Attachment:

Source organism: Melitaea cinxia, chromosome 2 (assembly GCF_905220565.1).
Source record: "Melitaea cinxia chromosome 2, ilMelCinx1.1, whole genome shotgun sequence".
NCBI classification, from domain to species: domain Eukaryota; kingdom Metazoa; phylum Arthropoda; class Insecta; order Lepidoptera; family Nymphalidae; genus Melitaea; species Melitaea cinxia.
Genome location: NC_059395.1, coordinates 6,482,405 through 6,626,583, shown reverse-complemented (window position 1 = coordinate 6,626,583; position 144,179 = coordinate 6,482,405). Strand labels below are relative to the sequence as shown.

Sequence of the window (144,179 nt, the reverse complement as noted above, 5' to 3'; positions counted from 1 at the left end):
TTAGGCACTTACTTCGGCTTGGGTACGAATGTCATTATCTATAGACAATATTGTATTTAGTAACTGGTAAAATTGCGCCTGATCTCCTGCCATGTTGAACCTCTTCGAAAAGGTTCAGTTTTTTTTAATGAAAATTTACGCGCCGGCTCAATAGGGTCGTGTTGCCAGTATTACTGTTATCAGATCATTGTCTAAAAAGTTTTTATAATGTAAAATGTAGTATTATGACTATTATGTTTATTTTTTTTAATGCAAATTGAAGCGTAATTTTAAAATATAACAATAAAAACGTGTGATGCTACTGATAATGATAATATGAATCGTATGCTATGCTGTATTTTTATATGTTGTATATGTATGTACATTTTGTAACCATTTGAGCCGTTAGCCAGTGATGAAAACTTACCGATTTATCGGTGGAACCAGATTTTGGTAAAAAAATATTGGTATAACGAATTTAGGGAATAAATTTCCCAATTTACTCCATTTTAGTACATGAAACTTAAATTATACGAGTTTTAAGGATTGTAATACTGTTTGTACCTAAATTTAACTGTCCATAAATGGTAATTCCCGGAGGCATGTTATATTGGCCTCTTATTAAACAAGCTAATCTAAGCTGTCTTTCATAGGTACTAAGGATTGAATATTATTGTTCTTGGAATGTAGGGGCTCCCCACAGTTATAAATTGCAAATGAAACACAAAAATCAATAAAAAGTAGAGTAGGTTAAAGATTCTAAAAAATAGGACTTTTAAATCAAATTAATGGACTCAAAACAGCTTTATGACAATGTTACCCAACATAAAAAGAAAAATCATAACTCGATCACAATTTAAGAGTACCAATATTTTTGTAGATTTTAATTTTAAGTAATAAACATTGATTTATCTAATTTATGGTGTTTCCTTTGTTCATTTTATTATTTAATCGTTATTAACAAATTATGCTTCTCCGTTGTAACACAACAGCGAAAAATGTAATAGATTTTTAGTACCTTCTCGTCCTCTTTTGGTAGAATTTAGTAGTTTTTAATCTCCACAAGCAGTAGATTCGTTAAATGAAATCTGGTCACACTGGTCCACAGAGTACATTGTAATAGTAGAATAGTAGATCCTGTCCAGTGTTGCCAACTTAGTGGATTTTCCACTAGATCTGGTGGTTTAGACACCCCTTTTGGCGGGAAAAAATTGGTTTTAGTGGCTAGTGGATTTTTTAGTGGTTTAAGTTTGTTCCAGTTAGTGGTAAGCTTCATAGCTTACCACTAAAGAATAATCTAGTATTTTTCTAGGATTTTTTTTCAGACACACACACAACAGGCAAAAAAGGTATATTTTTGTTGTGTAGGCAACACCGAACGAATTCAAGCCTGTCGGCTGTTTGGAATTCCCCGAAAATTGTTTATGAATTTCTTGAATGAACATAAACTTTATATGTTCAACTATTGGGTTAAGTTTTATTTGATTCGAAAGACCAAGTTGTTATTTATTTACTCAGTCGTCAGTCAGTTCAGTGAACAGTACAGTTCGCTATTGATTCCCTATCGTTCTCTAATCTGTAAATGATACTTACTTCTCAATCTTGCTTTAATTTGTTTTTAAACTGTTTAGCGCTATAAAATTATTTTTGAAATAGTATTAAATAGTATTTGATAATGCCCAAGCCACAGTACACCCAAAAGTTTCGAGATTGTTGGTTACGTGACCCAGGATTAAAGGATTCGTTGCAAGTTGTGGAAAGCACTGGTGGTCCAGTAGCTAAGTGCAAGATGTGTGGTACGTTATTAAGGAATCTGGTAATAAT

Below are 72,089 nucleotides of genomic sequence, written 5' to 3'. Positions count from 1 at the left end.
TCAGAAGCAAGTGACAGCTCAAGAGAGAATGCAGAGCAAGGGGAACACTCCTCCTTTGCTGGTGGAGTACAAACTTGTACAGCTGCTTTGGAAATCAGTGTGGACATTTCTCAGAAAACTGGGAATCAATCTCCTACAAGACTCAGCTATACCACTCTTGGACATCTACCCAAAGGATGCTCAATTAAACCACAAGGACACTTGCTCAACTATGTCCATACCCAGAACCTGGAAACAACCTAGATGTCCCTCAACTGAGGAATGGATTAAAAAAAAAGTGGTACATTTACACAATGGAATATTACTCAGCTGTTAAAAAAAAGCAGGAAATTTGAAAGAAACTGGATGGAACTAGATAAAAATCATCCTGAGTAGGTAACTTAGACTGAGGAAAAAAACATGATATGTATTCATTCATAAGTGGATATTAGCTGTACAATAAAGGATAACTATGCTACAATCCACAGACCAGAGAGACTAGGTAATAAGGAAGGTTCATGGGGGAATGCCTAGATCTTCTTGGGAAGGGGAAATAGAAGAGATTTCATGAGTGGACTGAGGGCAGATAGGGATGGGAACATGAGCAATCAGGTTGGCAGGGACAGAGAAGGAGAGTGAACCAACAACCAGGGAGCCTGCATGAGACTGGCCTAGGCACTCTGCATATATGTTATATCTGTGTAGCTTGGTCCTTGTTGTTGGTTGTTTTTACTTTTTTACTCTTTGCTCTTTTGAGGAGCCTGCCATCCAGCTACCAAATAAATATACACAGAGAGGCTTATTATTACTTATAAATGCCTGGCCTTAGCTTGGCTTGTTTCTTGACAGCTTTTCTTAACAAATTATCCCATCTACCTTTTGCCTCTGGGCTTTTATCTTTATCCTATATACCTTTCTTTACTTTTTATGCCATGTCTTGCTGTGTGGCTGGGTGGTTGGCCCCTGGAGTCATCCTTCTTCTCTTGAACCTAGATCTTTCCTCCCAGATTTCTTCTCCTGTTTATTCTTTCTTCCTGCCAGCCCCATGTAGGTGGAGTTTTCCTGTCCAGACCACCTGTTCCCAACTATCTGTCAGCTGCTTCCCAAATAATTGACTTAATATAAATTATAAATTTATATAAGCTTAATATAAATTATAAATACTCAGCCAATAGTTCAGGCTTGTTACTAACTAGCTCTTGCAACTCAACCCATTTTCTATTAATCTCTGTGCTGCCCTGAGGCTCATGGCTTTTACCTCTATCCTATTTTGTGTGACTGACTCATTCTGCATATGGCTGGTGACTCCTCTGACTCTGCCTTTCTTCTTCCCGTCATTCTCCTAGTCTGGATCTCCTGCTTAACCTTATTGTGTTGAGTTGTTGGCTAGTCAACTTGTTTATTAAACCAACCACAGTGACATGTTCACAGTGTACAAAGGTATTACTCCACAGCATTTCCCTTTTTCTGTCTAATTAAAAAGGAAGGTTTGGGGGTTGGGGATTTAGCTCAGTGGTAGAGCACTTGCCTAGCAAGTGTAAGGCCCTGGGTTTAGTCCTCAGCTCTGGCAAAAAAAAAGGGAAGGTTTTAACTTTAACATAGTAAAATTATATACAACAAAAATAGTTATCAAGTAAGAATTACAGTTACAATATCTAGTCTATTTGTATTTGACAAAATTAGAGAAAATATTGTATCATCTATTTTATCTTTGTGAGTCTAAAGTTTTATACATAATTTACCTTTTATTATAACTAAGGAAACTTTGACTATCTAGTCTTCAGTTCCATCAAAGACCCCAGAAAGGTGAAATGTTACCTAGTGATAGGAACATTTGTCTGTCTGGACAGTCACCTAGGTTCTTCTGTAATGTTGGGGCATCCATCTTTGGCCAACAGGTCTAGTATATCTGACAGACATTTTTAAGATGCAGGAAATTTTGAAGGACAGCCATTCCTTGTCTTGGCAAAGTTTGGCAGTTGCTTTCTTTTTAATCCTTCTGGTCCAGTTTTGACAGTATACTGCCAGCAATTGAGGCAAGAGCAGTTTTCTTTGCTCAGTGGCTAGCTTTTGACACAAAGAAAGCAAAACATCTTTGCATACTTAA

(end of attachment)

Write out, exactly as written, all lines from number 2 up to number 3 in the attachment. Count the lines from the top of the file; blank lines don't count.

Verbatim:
Source record: "Melitaea cinxia chromosome 2, ilMelCinx1.1, whole genome shotgun sequence".
NCBI classification, from domain to species: domain Eukaryota; kingdom Metazoa; phylum Arthropoda; class Insecta; order Lepidoptera; family Nymphalidae; genus Melitaea; species Melitaea cinxia.